Secondary tech deals are transforming Israel's economy

Hundreds of millions of dollars from secondary-share deals went into the pockets of employees, investors, and entrepreneurs in 2021, changing the face of the tech industry as well as the local economy

Meir Orbach 16:2230.12.21
Some $25 billion flowed into Israeli startups in 2021. However, that massive figure overshadows the hundreds of millions of dollars which can’t be precisely calculated, and didn’t end up in company accounts but rather entered the pockets of founders, investors, and occasionally even employees through secondary-share deals. These deals enable entrepreneurs and investors to sell shares without the need to significantly dilute their holdings.


It must be noted that far higher sums flowed through the public route. According to estimates, $5 billion in funds from initial public offerings (IPOs) flowed directly into the pockets of entrepreneurs, investors, and executives in 2021, compared to only $1.5 billion in 2020. Those sums are changing the face of the high tech industry, as well as the Israeli economy.


Gili Raanan of Cyberstarts. Photo: Yossi Zeliger Gili Raanan of Cyberstarts. Photo: Yossi Zeliger


For many, secondary-share deals are the real dream. For a young entrepreneur it presents the opportunity to receive handsome sums prior to an exit. It gives early-stage investors a chance to make a decent exit yet still retain some of their holdings in the company. And for employees it presents a significant sum that can help ease mortgage payments.


Many venture capital funds like Cyberstarts (headed by Gili Raanan), and YL Ventures were able to make returns of hundreds of percent thanks to the sale of shares they held in cybersecurity companies which initiated secondary deals. Many companies like Moon Active raised hundreds of millions of dollars, with all of the cash flowing into entrepreneurs and employees’ pockets, mainly since the company didn’t need the cash. While many companies didn’t hesitate to highlight their secondary deals, some were more modest. For example, Transmit Security raised $543 million, with a large portion being used to acquire shares from managers and employees. The company hasn’t raised funds since its inception, and the purpose of the round was to enable funds and other leading entities to join.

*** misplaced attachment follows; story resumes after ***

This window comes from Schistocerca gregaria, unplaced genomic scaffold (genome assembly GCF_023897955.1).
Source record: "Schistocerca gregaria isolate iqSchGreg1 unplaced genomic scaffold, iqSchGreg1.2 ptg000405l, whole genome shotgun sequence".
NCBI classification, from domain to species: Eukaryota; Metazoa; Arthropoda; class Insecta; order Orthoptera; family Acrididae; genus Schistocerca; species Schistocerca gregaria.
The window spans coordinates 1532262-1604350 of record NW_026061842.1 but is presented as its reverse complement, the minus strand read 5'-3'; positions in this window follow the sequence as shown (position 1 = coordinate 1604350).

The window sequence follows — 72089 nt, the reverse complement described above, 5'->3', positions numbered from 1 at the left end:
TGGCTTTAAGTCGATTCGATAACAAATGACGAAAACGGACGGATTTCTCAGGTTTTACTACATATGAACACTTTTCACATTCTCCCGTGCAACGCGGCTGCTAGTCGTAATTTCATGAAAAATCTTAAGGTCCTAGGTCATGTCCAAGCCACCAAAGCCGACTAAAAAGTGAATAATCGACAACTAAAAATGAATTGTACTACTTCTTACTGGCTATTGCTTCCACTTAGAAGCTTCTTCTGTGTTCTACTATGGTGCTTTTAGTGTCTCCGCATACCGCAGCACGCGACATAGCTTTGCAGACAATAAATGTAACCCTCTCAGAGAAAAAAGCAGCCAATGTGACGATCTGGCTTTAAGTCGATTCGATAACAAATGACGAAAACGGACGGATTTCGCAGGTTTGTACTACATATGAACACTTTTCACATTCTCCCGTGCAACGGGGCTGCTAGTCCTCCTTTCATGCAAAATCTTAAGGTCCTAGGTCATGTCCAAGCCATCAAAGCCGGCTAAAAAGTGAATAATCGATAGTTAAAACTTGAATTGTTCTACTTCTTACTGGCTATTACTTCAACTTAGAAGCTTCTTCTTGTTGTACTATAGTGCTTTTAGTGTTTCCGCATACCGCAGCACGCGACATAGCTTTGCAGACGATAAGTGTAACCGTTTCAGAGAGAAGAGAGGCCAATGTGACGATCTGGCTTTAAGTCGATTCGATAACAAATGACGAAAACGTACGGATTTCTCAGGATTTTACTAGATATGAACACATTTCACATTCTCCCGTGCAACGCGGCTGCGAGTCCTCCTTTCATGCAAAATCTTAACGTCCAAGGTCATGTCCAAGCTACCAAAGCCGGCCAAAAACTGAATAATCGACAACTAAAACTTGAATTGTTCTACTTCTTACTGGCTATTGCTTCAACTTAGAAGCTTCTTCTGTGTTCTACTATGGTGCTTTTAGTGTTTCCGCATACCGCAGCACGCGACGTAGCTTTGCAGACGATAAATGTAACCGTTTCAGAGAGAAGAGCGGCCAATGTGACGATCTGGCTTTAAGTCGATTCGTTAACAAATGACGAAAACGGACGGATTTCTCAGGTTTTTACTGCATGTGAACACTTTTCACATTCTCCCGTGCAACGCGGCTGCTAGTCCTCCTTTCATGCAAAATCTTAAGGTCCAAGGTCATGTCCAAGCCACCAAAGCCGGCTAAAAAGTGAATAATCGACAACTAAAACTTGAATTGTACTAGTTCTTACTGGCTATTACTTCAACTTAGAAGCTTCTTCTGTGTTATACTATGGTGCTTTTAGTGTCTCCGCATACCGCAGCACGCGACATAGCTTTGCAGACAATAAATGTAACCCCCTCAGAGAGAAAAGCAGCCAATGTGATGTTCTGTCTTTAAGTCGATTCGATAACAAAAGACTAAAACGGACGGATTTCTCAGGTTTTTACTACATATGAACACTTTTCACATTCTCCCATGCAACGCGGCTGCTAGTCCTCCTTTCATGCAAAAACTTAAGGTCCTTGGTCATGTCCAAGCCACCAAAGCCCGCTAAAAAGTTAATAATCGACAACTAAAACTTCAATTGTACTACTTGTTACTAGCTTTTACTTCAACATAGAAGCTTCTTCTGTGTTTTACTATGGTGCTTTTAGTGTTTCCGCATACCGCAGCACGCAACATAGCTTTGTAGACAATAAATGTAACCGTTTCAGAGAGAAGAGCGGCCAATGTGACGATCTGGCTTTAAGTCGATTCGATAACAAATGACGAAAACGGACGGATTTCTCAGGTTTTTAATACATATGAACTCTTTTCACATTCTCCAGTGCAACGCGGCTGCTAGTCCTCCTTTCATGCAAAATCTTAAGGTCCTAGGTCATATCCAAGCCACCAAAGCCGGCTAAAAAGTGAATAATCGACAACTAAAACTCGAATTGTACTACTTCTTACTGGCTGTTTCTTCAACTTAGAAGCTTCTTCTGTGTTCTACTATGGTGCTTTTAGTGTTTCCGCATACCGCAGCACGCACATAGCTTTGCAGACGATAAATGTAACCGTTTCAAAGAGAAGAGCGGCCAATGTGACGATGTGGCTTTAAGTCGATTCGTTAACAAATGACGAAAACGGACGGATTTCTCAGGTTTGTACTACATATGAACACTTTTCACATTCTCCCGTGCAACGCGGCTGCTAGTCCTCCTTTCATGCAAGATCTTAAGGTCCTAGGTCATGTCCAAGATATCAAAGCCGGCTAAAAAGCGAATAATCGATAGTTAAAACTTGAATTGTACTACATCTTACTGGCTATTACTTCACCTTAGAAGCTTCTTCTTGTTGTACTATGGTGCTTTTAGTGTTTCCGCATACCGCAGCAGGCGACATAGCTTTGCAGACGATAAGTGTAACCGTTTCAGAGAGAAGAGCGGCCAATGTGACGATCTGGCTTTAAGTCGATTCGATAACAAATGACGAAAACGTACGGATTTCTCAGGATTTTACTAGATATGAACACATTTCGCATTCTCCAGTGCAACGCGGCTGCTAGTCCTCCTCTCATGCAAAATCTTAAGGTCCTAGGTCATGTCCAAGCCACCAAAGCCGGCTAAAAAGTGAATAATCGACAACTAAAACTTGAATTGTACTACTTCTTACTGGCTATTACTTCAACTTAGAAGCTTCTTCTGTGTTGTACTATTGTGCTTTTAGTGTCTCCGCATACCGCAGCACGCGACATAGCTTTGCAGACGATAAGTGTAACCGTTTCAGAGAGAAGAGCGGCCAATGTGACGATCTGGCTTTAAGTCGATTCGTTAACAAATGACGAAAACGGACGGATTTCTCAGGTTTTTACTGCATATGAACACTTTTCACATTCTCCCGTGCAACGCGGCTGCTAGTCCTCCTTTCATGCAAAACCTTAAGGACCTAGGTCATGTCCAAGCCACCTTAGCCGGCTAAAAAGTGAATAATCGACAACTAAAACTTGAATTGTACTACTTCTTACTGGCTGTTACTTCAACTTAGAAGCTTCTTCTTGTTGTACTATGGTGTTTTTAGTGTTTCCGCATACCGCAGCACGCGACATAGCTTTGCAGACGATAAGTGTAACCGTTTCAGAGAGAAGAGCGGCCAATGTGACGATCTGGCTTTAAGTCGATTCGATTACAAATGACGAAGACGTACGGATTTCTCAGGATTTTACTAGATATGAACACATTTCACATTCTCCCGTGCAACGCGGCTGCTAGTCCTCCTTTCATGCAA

Younger companies such as Wiz, viewed secondary-share deals as an opportunity to give investors a chance to make a quick exit, and provided an alternate door for investors who struggled to participate in investment rounds.


One of the phenomena of 2021 that will most likely take center stage next year is the early stage at which secondary deals are being made. In the past, an employee needed to work at least 3-4 years before a company would allow them to sell their shares. An early-stage investor would also need to wait a few years before their investment matured, and an entrepreneur couldn’t dream of a big payday before the company started to sell and become a significant player.



Today, more and more companies are reporting secondary-share deals in earlier rounds. Employees who have been with a company for a year are often given the opportunity to sell some of their holdings and pocket hundreds of thousands of dollars even before the ink has dried on their contract.


There are many reasons for this, but the main one is the relentless battle over finding quality employees. An additional reason is that investors want to be involved in companies who they believe will be the winning horses.